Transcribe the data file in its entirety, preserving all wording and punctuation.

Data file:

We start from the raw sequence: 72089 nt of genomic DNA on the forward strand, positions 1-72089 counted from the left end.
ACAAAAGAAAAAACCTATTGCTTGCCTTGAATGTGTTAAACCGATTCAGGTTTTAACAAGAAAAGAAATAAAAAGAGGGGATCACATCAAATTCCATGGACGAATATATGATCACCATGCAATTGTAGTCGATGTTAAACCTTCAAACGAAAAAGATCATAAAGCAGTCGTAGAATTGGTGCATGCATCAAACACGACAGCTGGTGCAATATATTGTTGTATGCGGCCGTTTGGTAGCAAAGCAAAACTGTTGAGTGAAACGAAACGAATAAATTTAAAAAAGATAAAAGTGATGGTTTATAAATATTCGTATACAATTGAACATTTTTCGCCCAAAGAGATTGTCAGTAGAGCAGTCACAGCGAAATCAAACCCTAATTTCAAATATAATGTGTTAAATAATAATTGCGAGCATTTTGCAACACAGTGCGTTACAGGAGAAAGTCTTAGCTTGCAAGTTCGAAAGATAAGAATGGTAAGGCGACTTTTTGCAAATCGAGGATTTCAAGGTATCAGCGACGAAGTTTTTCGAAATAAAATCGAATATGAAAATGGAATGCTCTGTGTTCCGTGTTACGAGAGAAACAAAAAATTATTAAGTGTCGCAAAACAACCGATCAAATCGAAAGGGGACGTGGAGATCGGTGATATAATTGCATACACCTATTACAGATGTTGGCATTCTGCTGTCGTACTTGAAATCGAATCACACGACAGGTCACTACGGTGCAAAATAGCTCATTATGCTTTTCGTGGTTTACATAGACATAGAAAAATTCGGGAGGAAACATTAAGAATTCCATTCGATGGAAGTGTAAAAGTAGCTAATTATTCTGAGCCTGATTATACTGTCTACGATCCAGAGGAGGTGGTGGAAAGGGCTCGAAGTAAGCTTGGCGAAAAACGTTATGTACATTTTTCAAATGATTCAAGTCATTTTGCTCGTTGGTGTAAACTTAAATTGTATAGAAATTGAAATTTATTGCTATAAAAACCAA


We start from the raw sequence: 72089 nt of genomic DNA on the forward strand, positions 1-72089 counted from the left end.
ACAAAAGAAAAAACCTATTGCTTGCCTTGAATGTGTTAAACCGATTCAGGTTTTAACAAGAAAAGAAATAAAAAGAGGGGATCACATCAAATTCCATGGACGAATATATGATCACCATGCAATTGTAGTCGATGTTAAACCTTCAAACGAAAAAGATCATAAAGCAGTCGTAGAATTGGTGCATGCATCAAACACGACAGCTGGTGCAATATATTGTTGTATGCGGCCGTTTGGTAGCAAAGCAAAACTGTTGAGTGAAACGAAACGAATAAATTTAAAAAAGATAAAAGTGATGGTTTATAAATATTCGTATACAATTGAACATTTTTCGCCCAAAGAGATTGTCAGTAGAGCAGTCACAGCGAAATCAAACCCTAATTTCAAATATAATGTGTTAAATAATAATTGCGAGCATTTTGCAACACAGTGCGTTACAGGAGAAAGTCTTAGCTTGCAAGTTCGAAAGATAAGAATGGTAAGGCGACTTTTTGCAAATCGAGGATTTCAAGGTATCAGCGACGAAGTTTTTCGAAATAAAATCGAATATGAAAATGGAATGCTCTGTGTTCCGTGTTACGAGAGAAACAAAAAATTATTAAGTGTCGCAAAACAACCGATCAAATCGAAAGGGGACGTGGAGATCGGTGATATAATTGCATACACCTATTACAGATGTTGGCATTCTGCTGTCGTACTTGAAATCGAATCACACGACAGGTCACTACGGTGCAAAATAGCTCATTATGCTTTTCGTGGTTTACATAGACATAGAAAAATTCGGGAGGAAACATTAAGAATTCCATTCGATGGAAGTGTAAAAGTAGCTAATTATTCTGAGCCTGATTATACTGTCTACGATCCAGAGGAGGTGGTGGAAAGGGCTCGAAGTAAGCTTGGCGAAAAACGTTATGTACATTTTTCAAATGATTCAAGTCATTTTGCTCGTTGGTGTAAACTTAAATTGTATAGAAATTGAAATTTATTGCTATAAAAACCAA